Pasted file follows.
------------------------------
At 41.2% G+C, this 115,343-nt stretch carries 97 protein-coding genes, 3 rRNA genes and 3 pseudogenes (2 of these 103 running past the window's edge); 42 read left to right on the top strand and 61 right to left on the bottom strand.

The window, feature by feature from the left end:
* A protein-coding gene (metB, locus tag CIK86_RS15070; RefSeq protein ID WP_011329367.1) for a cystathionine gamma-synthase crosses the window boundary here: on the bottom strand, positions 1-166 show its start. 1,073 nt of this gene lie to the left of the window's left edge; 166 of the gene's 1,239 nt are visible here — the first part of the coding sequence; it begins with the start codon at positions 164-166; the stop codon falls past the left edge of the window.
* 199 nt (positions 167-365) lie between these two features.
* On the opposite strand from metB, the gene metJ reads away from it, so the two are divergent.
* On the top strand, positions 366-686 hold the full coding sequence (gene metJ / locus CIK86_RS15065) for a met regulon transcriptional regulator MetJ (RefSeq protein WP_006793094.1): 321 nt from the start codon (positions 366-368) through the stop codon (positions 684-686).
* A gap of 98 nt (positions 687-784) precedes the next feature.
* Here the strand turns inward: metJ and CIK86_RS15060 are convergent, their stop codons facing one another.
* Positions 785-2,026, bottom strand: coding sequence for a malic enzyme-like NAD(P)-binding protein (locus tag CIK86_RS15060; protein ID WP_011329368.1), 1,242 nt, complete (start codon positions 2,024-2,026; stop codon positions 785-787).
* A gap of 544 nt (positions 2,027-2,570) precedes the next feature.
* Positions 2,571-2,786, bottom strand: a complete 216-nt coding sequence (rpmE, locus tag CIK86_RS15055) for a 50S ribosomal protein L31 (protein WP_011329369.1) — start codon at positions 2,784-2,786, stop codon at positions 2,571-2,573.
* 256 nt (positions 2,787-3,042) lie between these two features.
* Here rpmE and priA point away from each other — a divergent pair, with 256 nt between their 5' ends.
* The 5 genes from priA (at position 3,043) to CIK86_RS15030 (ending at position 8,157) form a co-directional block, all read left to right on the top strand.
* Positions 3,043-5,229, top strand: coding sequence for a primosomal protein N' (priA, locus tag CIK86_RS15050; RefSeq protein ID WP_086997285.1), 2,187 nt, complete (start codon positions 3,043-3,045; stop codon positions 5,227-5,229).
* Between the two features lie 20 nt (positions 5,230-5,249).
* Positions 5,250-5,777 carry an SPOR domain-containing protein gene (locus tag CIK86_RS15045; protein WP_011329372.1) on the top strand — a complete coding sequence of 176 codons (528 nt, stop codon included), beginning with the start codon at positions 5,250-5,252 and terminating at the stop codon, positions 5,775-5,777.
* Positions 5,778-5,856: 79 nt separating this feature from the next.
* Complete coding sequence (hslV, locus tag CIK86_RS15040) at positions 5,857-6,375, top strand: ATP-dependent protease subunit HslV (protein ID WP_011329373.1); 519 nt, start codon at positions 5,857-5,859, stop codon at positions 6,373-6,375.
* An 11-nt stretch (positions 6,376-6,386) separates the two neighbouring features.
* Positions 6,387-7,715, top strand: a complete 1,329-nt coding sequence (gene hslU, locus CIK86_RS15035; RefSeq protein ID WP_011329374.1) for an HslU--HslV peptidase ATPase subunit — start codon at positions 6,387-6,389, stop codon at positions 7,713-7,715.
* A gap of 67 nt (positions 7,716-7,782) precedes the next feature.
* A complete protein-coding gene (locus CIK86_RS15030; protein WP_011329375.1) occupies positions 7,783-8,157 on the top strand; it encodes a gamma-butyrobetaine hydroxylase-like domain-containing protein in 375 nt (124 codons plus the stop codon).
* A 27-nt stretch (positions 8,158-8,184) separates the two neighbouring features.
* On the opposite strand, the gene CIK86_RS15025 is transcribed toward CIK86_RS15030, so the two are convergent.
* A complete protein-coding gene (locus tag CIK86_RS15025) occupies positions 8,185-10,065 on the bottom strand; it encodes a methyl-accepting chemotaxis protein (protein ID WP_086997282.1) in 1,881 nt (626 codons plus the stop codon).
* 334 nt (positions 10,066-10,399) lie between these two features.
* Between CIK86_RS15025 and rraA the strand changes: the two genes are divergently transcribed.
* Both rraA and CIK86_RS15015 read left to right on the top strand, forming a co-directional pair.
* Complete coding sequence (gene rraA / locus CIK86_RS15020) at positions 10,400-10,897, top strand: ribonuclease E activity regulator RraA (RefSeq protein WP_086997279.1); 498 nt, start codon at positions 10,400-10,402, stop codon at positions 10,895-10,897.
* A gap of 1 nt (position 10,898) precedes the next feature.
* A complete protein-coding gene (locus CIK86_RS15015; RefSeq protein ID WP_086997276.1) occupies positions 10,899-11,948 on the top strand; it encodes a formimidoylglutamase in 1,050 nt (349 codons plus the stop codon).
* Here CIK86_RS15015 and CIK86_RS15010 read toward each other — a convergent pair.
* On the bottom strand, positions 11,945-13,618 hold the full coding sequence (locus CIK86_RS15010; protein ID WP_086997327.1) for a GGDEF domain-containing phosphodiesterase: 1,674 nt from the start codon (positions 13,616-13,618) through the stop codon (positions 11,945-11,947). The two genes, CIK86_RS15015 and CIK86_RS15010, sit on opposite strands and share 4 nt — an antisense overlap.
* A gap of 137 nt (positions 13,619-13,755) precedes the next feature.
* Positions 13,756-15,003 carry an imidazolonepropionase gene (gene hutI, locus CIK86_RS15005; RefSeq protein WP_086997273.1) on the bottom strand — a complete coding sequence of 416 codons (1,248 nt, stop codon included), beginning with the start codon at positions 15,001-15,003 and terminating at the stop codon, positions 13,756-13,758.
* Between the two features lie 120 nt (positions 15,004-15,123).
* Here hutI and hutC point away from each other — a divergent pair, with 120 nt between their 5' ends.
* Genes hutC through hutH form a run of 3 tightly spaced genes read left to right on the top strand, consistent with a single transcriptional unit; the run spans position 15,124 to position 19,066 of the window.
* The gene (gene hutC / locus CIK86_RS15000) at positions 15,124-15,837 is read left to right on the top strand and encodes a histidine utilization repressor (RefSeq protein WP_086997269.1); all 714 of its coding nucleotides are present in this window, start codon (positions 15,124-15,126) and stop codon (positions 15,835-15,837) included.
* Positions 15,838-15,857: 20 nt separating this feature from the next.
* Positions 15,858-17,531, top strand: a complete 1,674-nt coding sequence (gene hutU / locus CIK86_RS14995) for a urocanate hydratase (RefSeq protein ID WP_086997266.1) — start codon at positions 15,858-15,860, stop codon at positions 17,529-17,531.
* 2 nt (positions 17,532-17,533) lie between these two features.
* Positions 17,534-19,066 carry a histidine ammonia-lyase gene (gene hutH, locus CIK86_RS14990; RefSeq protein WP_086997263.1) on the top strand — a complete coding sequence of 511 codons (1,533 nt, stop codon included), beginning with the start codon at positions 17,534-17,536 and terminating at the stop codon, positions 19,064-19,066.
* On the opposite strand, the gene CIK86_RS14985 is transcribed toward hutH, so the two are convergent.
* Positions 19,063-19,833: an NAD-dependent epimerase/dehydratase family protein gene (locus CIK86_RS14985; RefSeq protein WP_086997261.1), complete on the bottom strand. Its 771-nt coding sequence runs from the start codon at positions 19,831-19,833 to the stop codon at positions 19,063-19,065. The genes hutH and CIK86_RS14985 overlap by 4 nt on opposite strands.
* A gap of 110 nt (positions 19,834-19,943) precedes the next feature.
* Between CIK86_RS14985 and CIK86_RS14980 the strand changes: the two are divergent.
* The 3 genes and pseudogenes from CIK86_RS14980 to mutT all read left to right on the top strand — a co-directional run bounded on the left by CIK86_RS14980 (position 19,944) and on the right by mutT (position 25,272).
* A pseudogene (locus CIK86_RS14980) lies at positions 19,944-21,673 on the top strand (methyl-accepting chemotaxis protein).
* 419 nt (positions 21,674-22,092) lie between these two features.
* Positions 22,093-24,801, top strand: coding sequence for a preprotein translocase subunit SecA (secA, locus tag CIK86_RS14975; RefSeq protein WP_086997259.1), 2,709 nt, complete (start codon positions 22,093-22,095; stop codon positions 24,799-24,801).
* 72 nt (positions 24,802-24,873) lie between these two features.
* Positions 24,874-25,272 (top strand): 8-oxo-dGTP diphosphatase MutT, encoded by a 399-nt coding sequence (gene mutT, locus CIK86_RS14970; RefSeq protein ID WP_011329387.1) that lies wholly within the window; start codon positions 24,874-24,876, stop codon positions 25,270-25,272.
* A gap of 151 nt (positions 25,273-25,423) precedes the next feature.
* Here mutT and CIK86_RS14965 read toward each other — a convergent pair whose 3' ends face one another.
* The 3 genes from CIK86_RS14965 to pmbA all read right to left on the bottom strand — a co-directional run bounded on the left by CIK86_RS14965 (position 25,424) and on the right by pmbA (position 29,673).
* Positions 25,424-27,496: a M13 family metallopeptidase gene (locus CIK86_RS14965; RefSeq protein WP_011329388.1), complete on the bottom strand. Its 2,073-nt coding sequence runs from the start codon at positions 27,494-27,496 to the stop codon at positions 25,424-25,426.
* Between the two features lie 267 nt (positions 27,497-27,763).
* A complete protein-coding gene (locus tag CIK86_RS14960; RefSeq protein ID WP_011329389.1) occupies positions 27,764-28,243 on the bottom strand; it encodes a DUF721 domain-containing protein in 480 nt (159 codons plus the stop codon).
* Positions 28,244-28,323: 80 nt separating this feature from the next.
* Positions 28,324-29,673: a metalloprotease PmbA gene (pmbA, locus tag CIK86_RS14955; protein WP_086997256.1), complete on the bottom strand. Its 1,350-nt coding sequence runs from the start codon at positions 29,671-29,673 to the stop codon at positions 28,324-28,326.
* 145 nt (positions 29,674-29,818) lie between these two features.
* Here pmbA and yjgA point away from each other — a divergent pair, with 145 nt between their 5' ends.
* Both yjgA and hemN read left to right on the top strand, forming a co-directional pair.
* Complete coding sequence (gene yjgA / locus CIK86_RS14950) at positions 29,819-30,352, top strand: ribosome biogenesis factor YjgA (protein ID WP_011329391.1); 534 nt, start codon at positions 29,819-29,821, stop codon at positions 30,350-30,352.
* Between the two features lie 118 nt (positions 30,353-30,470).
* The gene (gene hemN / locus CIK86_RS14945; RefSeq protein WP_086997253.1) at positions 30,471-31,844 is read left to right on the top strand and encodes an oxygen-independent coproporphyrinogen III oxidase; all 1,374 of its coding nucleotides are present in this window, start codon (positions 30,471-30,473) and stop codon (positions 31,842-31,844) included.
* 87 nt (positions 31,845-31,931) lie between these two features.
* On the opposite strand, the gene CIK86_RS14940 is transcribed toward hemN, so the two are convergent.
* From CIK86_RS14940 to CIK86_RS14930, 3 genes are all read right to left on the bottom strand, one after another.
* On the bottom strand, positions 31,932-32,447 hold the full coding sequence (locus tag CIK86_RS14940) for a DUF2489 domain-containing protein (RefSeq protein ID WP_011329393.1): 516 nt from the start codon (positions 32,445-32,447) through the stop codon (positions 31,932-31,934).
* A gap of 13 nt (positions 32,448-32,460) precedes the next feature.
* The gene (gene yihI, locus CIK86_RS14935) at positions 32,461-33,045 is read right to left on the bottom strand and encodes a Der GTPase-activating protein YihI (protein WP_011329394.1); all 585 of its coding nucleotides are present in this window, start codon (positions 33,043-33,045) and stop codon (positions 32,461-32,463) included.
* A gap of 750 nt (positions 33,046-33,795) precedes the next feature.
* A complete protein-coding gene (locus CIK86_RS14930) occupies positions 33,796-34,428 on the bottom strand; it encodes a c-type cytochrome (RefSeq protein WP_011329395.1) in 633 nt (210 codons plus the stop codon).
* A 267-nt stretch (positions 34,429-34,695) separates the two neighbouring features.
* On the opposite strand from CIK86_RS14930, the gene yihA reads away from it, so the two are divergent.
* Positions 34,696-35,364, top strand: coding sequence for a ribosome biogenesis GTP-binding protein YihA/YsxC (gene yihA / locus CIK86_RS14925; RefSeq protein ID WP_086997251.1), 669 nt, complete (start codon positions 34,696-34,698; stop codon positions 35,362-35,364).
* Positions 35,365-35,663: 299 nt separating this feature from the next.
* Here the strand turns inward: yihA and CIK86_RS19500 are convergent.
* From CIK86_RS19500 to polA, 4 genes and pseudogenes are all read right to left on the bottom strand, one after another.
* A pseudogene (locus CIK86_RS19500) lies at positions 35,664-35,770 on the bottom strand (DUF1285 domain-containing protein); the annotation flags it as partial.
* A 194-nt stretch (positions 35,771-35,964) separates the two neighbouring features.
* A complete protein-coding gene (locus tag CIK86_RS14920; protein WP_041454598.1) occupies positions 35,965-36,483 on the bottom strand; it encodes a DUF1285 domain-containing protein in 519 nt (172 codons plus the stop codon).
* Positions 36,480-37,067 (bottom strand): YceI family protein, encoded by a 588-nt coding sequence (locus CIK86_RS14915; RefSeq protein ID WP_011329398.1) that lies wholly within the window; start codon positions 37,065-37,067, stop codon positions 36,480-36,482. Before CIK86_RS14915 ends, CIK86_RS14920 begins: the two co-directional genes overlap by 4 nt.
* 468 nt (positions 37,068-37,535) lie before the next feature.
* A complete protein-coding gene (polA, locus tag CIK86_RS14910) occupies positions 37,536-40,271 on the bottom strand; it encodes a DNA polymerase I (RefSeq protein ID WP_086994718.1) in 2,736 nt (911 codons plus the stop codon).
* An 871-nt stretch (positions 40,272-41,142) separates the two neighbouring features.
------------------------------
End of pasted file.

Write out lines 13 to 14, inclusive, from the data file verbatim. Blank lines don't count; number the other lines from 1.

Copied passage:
* Here rpmE and priA point away from each other — a divergent pair, with 256 nt between their 5' ends.
* The 5 genes from priA (at position 3,043) to CIK86_RS15030 (ending at position 8,157) form a co-directional block, all read left to right on the top strand.